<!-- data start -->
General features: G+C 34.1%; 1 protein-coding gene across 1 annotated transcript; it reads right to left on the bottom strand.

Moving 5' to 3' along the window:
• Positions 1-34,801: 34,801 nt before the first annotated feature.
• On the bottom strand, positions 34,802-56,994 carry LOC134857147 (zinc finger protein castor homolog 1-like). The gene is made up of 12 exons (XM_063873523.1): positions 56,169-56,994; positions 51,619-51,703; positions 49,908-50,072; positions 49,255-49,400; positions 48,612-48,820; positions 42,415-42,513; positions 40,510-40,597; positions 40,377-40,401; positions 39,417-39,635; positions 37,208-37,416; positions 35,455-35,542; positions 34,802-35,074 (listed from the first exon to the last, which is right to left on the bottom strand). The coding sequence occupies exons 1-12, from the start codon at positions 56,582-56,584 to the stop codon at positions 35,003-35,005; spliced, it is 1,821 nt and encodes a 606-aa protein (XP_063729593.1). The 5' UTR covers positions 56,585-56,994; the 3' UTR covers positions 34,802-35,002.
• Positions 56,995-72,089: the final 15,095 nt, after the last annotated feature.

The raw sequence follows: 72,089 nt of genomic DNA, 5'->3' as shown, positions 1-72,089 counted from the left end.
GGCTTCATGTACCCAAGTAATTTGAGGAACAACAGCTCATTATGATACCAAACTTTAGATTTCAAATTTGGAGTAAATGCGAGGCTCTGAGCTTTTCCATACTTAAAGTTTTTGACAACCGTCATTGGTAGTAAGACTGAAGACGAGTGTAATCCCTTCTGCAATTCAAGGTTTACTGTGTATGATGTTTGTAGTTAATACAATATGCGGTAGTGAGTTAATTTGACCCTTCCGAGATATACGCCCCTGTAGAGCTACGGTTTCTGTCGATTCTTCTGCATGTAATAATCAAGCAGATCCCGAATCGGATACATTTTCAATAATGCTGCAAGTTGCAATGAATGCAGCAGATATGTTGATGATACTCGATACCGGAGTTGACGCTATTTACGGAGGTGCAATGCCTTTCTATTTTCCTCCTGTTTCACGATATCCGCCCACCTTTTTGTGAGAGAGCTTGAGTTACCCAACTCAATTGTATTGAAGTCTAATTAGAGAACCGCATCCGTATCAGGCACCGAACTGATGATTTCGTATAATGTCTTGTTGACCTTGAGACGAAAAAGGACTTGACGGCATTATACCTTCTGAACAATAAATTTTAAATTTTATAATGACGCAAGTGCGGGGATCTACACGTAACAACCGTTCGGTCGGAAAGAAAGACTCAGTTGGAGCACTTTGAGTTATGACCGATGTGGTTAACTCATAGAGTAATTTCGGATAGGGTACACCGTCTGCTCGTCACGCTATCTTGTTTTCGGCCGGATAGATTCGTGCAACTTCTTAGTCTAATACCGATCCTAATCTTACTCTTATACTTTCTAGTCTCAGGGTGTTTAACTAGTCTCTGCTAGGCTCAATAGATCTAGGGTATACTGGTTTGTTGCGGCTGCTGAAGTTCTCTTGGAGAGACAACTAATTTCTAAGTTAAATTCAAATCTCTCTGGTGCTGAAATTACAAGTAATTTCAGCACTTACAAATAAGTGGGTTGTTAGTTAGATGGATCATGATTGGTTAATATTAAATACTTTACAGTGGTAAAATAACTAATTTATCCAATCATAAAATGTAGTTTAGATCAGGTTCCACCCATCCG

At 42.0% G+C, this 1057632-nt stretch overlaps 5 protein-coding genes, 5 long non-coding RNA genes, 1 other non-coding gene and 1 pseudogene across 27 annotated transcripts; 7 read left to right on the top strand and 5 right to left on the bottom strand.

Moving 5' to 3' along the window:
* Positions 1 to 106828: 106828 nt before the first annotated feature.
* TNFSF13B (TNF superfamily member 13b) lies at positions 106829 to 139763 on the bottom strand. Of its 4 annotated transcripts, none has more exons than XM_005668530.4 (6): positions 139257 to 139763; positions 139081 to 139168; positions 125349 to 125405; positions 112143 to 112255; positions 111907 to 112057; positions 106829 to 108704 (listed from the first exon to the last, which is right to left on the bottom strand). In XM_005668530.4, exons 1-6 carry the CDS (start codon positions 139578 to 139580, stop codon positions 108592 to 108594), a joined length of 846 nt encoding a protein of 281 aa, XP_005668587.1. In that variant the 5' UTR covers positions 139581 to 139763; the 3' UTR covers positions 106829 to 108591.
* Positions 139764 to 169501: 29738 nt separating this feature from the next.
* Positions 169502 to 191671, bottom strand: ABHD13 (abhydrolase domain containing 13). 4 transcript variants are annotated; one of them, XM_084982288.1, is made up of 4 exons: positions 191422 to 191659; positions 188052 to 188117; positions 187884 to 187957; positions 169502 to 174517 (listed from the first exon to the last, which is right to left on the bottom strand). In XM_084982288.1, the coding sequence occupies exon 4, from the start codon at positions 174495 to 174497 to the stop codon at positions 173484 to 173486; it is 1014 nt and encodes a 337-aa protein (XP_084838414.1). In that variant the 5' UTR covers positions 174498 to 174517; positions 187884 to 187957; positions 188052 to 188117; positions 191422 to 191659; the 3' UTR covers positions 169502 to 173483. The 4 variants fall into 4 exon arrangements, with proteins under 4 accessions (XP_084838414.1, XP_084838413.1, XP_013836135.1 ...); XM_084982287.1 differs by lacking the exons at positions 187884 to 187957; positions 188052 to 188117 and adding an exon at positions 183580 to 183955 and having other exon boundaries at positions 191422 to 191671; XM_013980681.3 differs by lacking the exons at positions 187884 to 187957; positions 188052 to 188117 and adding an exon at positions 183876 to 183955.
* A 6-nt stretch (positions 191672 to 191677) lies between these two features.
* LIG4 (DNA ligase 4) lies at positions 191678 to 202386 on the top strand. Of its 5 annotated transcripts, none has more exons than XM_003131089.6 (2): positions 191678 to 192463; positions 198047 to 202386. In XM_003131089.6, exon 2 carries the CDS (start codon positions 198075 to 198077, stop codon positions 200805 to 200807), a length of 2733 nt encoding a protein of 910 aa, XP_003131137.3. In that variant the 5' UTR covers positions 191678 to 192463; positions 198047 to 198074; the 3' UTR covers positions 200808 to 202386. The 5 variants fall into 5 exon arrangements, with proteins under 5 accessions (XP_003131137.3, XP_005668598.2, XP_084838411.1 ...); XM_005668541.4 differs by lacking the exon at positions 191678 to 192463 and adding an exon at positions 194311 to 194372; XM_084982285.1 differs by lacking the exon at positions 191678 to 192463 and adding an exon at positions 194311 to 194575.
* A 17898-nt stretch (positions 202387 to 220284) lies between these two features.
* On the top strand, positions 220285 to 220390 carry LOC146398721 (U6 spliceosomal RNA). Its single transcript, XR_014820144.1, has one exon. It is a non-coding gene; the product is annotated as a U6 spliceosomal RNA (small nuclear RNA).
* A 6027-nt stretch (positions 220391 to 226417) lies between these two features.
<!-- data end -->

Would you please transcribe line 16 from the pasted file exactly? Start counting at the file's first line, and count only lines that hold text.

* A 17898-nt stretch (positions 202387 to 220284) lies between these two features.